Green taxonomy: nuclear is “neither sustainable nor economical”, says Berlin
Nuclear, which generates waste, is not a “sustainable” or “economical” energy, German Secretary of State for the Environment Stefan Tidow said on Thursday, Berlin opposing Paris on the inclusion of the atom in the European taxonomy, the list of “green” investments.
“It is not green energy, nor sustainable. The question of waste management is not resolved: it is not economic either”, affirmed Mr. Tidow in front of the French Minister for Ecological Transition Barbara Pompili, on his arrival in Amiens in northern France for a meeting of European environment ministers.
Berlin is fiercely opposed to the inclusion of nuclear power in the green labeling project (“taxonomy”) unveiled at the end of December by the European Commission. Member states have until Friday to request changes before the final text is published. “We will first make it clear that we find it difficult to include nuclear energy. Then the Commission will make its (final) proposal. This is when we will position ourselves (for the rest of the process), we will react”, explained Stefan Tidow.
Questioned on Thursday, a spokesperson for the European executive refused to specify the timetable for the publication of the final text: “What is absolutely clear is that the Commission does not intend to play the extensions in any way. We are working hard to reach a decision as quickly as possible”, he, however, indicated during a press conference.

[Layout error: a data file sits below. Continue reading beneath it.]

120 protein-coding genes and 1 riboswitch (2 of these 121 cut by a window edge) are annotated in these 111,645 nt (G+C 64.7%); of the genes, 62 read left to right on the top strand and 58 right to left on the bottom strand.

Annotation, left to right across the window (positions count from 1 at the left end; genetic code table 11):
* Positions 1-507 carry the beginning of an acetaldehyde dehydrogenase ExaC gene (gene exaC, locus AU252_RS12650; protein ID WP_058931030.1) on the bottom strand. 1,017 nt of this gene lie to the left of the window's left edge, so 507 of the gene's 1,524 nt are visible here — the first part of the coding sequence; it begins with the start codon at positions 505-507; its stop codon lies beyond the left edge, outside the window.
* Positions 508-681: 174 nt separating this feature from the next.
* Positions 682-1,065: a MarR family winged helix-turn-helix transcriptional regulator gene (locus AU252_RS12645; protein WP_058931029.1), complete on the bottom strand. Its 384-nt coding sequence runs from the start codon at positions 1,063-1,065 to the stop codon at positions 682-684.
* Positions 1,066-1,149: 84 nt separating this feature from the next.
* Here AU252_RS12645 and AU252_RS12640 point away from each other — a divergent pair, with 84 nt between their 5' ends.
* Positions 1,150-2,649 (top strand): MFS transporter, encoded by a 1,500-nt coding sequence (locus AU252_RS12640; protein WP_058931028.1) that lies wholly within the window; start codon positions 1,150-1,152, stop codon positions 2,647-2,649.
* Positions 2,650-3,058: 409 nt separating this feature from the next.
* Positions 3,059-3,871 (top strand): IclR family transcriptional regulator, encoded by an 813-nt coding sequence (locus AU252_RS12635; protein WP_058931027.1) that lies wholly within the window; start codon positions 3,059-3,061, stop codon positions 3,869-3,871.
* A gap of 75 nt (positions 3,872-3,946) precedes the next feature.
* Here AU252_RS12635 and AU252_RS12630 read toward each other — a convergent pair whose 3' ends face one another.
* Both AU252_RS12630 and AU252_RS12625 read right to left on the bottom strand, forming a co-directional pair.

The Commission’s final text will be considered definitively adopted four months after its publication unless rejected by a simple majority in the European Parliament or by a qualified majority of the States (i.e. 20 States, which seems out of reach). The document sets the criteria for classifying as “sustainable” investments in nuclear and gas power plants, with the aim of directing private investments towards activities contributing to the reduction of greenhouse gases.
France, faced with a wall of investment to relaunch its nuclear sector (stable and low-carbon energy source), and central European countries, such as Poland, which must replace their highly polluting coal-fired power stations with gas, support the proposal on the table. “The Commission has presented a text of balance, of compromise. Obviously, some countries have points (of disagreement), that will be the subject of discussions, we will do a good job together”, commented Amiens Barbara Pompili, while Paris has occupied the rotating presidency of the EU since January. “I don’t think this subject weighs on Franco-German relations. We each have our particular interests, that’s normal,” added Mr. Tidow.
A few countries, Austria, Luxembourg, and Germany in the lead, have fought fiercely to exclude the atom, Vienna denouncing in particular “too expensive and too slow energy” to counter climate change and being alarmed at the management of the waste generated. “Nuclear energy is carbon-free energy. We cannot do without it at a time when we must very quickly reduce our emissions”, replied Barbara Pompili on Thursday, recalling that renewable energies are intermittent and therefore cannot guarantee on their own a continuous supply of electricity. “When we have the storage solutions – especially with hydrogen, for example, but not only – the question could arise differently”, she observed.